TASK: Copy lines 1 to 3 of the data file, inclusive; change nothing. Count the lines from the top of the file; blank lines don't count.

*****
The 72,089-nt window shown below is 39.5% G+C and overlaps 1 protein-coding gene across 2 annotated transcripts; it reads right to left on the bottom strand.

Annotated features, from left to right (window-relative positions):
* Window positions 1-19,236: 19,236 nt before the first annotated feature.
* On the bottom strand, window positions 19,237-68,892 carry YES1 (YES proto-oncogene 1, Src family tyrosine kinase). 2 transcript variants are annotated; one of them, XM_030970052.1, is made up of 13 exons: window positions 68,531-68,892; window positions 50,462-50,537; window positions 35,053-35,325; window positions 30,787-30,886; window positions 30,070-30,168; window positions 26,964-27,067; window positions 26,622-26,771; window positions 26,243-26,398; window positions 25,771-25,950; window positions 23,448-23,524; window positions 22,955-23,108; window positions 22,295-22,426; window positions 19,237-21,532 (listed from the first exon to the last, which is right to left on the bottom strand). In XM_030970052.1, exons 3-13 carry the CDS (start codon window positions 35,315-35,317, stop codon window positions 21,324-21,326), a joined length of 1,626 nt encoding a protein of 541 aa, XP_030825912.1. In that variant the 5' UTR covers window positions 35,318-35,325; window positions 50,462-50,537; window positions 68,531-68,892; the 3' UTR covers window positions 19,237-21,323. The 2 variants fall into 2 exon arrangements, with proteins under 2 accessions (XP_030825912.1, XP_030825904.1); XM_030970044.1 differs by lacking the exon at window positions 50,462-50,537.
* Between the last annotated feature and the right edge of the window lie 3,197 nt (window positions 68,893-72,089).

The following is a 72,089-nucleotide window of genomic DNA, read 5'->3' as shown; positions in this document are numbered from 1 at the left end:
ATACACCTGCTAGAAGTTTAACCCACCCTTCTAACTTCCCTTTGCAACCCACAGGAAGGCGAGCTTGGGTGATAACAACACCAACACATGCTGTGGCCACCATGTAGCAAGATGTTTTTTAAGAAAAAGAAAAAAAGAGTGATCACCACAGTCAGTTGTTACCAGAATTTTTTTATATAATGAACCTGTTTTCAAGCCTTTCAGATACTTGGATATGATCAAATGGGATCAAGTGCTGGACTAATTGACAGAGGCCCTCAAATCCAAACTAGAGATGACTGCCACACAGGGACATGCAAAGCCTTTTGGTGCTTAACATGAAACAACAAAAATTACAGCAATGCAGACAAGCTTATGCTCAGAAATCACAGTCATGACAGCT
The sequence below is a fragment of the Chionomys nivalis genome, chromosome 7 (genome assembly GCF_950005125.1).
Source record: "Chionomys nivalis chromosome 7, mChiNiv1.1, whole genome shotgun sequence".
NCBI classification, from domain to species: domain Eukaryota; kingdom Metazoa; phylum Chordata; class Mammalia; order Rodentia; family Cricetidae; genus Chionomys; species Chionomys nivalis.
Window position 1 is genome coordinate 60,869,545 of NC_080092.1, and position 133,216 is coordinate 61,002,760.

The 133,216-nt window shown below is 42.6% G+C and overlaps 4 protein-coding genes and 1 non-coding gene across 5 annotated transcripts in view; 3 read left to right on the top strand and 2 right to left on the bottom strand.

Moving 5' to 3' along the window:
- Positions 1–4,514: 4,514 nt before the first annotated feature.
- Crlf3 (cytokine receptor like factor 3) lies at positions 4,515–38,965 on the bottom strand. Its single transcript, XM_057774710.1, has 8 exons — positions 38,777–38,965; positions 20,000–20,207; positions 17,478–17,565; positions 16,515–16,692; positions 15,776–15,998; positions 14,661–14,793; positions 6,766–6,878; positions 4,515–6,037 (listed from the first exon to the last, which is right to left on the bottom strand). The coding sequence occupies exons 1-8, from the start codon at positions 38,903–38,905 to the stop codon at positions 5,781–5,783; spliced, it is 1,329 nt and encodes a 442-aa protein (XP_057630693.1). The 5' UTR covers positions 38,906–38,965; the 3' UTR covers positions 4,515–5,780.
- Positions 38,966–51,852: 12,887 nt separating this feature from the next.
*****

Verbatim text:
The 72,089-nt window shown below is 39.5% G+C and overlaps 1 protein-coding gene across 2 annotated transcripts; it reads right to left on the bottom strand.

Annotated features, from left to right (window-relative positions):
* Window positions 1-19,236: 19,236 nt before the first annotated feature.